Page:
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Public library's 'Right to Read' campaign brings attention to book bans

A panel presented by the UNC Commission on History, Race and A Way Forward will be featuring the book From Here to Equality: Reparations for Black Americans in the Twenty-First Century. The event, which will consist of a reading followed by a discussion, will take place at the Chapel Hill Public Library, as pictured on Wednesday, March 29, 2023.

The Right to Read campaign, which began on Sept. 26, is a month-long event hosted by the Chapel Hill Public Library. According to its website, the event — which includes a postcard-writing campaign — was planned by the library staff to advocate for intellectual freedom.

The website also says the Right to Read campaign hopes to bring attention to the subjects in the banned books by writing to local lawmakers and school board members, urging them against book bans. 

The library has hosted Banned Books Week before, where community members could submit art based on banned books, Hannah Olson, the library’s marketing and communications coordinator, said.

After eight years of art submission, library staff are taking a more active approach to intellectual freedom, she said.

“This year, we felt with the really staggering rise in book bans and especially with the book bans targeting books about race or about gender identity, we felt like we should do something more active, so we began the idea of a postcard-writing campaign,” Olson said.

Susan Brown, the director of the library, said she helped the staff organize the Right to Read campaign and encouraged community members to write postcards to politicians, library staff members, authors of banned books and readers.

“I am not going to tell you what to think on this issue, but we are going to educate you on what’s happening and encourage you to share your thoughts with folks,” Brown said.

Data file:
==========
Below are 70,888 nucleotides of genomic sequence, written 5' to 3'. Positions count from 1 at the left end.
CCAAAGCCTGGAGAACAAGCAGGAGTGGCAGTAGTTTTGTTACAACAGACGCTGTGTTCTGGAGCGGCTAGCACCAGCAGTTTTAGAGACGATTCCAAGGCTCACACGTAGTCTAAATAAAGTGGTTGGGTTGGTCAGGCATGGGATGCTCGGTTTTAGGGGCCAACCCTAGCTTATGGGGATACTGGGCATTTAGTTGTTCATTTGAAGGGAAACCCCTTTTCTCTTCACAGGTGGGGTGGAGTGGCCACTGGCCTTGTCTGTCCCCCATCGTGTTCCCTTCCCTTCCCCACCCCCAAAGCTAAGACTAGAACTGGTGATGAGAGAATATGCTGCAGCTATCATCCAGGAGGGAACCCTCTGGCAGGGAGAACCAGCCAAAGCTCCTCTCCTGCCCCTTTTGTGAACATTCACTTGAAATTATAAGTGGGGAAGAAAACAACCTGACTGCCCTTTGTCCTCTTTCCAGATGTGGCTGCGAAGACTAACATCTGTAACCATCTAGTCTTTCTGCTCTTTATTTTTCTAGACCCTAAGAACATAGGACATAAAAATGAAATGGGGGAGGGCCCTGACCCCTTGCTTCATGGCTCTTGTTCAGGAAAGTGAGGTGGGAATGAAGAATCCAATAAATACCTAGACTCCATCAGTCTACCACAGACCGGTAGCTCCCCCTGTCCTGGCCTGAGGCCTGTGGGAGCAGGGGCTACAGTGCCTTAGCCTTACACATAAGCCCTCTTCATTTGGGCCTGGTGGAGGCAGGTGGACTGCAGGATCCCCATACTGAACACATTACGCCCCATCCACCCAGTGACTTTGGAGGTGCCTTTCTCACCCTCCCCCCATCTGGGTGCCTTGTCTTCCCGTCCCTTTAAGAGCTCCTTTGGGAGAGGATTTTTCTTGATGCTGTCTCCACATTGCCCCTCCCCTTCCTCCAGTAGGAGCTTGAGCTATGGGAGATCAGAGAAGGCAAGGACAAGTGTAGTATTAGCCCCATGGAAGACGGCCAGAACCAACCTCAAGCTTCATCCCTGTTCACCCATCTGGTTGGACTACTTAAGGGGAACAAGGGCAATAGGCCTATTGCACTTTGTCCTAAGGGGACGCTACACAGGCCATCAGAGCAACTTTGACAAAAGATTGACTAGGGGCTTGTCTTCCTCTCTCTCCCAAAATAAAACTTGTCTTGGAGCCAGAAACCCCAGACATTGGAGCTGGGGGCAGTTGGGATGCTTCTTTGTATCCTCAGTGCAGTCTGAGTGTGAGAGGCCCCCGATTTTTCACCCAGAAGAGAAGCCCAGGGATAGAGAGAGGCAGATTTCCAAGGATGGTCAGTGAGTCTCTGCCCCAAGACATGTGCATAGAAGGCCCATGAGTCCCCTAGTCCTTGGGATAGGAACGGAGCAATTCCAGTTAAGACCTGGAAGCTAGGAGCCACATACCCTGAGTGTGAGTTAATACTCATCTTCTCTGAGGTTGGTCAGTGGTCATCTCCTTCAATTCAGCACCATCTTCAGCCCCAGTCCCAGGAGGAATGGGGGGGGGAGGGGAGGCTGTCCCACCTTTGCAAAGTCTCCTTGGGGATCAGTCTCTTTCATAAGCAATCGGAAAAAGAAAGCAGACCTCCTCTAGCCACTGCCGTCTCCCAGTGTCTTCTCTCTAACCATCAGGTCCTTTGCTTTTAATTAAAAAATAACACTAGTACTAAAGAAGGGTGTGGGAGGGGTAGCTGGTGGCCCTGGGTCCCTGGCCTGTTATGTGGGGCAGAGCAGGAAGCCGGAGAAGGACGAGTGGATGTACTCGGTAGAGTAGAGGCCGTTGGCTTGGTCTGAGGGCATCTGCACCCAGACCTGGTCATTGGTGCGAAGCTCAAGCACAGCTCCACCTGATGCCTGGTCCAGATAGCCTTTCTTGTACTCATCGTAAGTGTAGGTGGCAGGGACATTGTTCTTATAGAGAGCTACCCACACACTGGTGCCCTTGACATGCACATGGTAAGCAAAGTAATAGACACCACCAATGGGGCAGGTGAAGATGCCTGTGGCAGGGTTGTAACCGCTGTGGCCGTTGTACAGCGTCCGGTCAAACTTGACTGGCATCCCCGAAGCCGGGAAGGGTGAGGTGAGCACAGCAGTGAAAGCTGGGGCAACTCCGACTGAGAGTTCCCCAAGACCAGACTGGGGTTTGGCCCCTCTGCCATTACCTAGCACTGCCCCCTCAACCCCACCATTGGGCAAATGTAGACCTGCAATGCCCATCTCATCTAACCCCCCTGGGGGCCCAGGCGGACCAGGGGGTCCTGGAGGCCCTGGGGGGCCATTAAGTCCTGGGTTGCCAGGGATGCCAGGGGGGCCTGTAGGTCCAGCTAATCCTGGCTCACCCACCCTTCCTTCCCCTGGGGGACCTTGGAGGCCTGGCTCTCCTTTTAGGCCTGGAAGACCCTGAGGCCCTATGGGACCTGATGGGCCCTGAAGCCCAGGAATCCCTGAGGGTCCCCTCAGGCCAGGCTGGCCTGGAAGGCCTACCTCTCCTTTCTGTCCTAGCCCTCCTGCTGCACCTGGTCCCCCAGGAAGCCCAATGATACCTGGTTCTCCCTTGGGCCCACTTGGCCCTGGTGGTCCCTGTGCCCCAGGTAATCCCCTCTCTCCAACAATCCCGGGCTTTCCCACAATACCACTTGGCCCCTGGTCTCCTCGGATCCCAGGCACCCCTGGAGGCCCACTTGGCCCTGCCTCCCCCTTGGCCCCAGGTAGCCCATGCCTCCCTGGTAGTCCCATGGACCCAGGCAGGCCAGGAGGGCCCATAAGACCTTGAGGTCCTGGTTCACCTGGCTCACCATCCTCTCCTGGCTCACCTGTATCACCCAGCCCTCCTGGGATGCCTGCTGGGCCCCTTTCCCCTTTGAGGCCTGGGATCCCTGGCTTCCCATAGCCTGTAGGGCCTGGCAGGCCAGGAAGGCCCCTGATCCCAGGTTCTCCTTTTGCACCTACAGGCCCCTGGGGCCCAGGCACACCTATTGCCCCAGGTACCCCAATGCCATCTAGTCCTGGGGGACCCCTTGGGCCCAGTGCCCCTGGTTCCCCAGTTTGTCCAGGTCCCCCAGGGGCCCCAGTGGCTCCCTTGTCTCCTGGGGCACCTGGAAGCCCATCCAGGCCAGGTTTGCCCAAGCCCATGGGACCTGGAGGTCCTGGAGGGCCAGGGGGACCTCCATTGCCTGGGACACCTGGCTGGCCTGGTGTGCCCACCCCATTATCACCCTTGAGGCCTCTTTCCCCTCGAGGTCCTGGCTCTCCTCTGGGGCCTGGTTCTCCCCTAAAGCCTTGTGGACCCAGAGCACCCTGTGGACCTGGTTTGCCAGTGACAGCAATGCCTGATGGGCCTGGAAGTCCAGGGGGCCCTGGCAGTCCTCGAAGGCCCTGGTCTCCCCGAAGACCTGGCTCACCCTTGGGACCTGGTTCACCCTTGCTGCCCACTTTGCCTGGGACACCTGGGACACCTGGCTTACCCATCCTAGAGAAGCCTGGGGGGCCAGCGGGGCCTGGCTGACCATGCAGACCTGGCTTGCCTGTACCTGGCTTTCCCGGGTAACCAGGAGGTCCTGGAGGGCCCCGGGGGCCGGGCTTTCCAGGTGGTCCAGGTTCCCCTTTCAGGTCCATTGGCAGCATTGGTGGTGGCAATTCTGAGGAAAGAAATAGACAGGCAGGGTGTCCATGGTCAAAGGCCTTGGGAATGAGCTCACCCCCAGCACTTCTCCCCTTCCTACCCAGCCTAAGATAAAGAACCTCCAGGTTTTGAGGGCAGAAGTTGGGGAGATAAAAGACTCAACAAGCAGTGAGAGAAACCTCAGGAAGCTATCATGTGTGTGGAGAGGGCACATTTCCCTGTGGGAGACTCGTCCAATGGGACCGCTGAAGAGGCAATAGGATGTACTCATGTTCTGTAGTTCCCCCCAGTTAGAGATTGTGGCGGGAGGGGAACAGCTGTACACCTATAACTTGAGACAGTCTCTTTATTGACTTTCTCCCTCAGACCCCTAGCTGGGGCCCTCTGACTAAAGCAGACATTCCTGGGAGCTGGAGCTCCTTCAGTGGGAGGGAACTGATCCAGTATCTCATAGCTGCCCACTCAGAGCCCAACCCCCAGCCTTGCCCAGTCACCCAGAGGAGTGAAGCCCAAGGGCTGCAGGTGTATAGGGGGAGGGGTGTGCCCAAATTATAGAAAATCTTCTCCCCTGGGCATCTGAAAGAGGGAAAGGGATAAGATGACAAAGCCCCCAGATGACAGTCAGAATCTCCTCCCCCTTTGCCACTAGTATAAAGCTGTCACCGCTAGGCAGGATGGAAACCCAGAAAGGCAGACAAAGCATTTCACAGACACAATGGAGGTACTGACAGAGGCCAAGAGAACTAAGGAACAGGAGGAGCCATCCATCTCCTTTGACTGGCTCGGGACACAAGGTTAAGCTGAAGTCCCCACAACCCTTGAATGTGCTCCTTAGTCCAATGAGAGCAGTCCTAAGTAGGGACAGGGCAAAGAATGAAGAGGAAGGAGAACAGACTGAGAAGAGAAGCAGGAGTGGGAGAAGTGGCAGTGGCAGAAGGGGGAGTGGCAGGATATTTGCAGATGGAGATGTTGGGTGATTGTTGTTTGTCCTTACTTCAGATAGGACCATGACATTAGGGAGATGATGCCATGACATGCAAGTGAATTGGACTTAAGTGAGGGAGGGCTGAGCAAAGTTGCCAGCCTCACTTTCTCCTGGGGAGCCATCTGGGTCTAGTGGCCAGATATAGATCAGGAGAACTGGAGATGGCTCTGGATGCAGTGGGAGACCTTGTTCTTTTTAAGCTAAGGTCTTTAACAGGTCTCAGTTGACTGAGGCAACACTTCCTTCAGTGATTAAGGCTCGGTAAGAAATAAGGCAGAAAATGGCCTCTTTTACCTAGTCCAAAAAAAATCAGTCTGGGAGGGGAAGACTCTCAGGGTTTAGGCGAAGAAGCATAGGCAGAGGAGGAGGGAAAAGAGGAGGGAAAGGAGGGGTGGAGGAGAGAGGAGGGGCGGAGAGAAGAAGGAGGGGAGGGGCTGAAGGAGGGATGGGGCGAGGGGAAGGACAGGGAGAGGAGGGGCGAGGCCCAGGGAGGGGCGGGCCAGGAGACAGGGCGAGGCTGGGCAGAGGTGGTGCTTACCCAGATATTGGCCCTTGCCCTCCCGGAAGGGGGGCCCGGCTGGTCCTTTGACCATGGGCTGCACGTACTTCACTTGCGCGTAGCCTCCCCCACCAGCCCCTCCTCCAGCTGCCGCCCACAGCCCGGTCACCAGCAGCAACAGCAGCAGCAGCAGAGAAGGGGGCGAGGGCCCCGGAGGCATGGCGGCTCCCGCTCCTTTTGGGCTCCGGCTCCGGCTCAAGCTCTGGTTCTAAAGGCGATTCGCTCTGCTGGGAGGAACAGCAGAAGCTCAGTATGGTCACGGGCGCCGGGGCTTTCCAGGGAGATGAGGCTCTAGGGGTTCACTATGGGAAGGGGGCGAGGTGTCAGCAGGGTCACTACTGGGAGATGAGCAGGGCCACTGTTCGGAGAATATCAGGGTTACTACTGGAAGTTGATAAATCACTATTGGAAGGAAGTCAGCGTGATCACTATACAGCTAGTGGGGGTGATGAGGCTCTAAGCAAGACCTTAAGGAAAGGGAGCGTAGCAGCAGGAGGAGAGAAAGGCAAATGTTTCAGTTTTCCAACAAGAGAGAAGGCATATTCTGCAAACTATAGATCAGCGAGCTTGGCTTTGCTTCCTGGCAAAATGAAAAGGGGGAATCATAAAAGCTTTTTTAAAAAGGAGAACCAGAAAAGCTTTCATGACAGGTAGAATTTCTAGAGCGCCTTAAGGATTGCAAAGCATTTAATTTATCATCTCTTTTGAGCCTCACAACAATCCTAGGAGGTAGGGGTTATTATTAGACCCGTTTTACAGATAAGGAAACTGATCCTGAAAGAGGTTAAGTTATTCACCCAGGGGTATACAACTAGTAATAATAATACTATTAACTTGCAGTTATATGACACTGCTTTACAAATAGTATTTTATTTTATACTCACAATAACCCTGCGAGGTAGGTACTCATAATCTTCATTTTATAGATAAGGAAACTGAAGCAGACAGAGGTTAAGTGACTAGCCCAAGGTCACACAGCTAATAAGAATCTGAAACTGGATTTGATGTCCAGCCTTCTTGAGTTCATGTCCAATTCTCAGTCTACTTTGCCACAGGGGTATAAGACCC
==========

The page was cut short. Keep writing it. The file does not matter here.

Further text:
The library held a panel discussion on Sunday about intellectual freedom and the dangers of censorship where panel members discussed banning books about gender, sex and physical autonomy for people below the age of 18 as well as books teaching children about a variety of interpersonal relationships.

“I think even if there is something that you happen to be personally against in one of these books, that’s no reason to take the access away from somebody else,” Olson said.

Renee Sekel, the deputy NC program director of Red Wine and Blue — a non-profit for suburban women — said as a parent, it is her role to regulate what books her children read. She said restricting access to books takes the opportunity away from other children whose parents do not object to those books.

“It would be incredibly presumptuous and wrong of me to go to my next-door neighbor and tell them how to parent their own child," Sekel said. "And what these book bans do is really that on an administrative level.”

She said that intellectual freedom is crucial in a democratic society because it is how new ideas emerge. Sekel also said that failing to question perspectives or ideas makes it difficult for the individual and their surrounding community to grow.

“Whenever I see somebody who is saying no to certain ideas, you cannot use certain ideas — that is someone who is super, really insecure," Sekel said. "They don’t believe their ideas can stand testing."

Brown said while she is not pleased with the rise in book bans, she is proud of her colleagues across the state and the country who are fighting against them.

@DTHCityState |

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